7 Tips to Read the Bible Through in One Year

Are you up for a challenge?

How about reading the Bible through this coming new year?

I’ve heard so many people who would love to read the Bible through in a year, but never completed the task. It’s nearly impossible for the pastor to preach through all of it, so you are going to miss something unless you study on your own. Sadly, most believers haven’t read all the Bible. Some of the best nuggets of truth I discovered on my own, reading through the Bible in a year.

For several decades, I have practiced an every other year read through of the Bible. On even number years, I read through the Bible as part of my daily devotion time. On the other years, I read the Bible more thematically or spend more time in certain books. I believe both are important in our spiritual formation.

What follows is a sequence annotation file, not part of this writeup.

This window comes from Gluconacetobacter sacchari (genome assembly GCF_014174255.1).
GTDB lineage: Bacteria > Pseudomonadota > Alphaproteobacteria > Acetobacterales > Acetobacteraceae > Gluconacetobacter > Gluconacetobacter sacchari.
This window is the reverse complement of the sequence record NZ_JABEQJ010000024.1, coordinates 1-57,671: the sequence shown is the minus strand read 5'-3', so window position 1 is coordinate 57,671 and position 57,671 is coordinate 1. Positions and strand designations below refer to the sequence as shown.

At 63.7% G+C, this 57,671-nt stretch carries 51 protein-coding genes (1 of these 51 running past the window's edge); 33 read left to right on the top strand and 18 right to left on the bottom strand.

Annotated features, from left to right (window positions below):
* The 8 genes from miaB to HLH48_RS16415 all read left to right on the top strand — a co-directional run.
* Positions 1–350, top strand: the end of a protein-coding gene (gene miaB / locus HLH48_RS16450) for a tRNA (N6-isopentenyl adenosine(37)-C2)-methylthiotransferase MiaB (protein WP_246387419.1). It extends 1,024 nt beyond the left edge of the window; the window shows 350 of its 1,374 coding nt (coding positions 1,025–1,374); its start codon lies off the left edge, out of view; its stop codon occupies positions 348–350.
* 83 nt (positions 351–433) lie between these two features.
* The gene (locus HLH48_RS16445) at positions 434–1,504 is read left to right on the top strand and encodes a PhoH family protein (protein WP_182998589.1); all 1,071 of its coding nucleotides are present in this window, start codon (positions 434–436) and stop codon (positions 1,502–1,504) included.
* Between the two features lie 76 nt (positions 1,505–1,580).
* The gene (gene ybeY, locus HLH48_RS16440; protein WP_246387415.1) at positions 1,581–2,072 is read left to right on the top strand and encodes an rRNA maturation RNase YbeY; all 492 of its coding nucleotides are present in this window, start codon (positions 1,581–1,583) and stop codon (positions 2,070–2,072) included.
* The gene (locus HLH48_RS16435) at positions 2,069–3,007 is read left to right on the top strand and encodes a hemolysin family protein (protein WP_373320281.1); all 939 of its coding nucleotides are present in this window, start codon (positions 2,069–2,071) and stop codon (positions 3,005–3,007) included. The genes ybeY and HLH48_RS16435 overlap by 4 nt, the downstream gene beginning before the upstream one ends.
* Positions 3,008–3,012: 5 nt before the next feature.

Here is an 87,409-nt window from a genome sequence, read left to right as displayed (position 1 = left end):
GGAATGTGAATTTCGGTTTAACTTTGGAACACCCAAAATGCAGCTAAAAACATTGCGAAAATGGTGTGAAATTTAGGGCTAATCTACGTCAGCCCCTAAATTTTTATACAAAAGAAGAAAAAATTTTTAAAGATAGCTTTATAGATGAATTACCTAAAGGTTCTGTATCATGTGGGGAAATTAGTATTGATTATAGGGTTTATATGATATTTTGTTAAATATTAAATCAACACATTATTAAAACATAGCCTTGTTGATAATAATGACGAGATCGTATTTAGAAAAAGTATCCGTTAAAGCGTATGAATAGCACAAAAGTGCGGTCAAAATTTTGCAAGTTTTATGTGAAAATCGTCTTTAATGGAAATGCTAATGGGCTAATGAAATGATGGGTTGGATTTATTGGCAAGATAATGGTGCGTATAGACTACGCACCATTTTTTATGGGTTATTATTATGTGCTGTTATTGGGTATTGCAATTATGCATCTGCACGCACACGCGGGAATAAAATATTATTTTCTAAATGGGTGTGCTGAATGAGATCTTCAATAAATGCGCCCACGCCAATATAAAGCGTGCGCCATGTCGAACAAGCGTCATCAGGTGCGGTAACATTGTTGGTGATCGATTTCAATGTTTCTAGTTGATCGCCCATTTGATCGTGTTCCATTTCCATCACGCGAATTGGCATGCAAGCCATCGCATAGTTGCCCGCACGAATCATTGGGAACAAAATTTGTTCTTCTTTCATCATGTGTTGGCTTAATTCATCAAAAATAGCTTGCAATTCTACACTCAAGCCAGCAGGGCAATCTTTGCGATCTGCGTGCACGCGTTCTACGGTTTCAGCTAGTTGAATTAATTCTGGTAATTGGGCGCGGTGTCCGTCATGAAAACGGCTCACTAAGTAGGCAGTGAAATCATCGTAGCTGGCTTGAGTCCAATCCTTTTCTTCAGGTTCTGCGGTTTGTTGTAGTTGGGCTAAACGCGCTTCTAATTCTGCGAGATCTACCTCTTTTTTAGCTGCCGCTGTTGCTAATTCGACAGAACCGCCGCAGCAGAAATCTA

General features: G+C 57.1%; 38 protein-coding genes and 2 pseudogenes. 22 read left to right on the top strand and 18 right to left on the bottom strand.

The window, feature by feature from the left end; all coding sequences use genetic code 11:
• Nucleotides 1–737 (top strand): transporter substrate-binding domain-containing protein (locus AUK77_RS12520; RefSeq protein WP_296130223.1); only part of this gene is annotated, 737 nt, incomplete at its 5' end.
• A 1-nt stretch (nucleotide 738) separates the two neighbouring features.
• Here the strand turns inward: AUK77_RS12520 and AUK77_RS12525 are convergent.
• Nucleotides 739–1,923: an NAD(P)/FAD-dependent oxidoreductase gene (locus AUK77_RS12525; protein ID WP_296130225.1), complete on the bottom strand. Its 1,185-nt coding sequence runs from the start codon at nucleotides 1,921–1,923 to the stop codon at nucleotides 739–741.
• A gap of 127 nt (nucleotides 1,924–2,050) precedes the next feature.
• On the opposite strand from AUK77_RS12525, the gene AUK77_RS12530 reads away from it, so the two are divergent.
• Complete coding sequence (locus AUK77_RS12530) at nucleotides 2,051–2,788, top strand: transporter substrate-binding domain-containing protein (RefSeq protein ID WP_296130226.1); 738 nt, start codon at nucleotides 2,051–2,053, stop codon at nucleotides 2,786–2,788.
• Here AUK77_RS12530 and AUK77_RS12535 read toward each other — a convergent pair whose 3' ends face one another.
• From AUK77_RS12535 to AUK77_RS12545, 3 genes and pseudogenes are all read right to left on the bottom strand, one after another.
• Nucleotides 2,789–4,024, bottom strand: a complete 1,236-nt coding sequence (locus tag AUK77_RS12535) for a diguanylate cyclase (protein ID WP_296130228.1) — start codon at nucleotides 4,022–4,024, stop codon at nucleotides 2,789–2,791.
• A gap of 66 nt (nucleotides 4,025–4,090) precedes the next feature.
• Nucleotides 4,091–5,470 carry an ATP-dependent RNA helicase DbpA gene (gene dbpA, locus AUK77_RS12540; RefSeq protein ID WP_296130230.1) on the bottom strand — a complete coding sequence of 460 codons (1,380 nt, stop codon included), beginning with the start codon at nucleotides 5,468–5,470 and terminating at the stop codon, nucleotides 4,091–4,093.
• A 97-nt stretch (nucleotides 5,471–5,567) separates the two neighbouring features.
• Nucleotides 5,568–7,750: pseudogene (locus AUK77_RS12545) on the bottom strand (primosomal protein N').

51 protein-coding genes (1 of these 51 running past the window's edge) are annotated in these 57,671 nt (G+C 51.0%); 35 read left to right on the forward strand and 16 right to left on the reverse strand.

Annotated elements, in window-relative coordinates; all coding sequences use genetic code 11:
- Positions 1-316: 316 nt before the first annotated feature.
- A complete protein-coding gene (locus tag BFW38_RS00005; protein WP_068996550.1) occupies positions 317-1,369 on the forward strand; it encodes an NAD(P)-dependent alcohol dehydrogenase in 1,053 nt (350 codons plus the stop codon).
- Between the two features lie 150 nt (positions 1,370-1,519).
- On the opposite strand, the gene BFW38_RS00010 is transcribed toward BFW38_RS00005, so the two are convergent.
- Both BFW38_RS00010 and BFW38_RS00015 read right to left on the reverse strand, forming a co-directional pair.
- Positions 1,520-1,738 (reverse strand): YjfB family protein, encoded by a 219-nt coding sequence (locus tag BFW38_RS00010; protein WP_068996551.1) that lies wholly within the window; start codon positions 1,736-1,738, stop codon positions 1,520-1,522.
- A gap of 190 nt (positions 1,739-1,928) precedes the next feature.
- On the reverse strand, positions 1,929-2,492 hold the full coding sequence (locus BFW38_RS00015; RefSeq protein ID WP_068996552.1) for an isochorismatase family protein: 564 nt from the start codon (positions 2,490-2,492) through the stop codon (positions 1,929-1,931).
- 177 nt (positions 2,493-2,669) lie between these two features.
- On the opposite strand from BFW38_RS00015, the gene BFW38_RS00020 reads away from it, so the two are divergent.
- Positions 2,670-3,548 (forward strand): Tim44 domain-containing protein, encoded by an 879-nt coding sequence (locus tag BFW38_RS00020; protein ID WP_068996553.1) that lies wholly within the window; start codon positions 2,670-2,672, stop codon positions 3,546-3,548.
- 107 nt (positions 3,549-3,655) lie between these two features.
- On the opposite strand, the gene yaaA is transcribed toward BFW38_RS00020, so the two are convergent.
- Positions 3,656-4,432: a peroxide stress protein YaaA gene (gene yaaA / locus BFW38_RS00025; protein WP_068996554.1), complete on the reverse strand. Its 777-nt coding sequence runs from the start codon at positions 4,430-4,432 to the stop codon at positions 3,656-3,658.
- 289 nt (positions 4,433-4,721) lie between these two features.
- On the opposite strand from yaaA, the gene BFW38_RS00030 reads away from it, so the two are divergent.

Here are 7 tips for reading the Bible through in a year:

Pray

Ask God to give you the motivation and strength to accomplish this goal. You can’t read the Bible effectively like any other book. You need God’s Spirit to help you.

Pick an easy to read version

This past year I used the Holman Christian Standard, since this was the version I was primarily using in my preaching. You can use any version you wish, but I would choose one which most appeals to you – whether you want an easier-to-read or a more literal translation. I previously wrote a post about versions. You can read that HERE.

Find a plan to help you discipline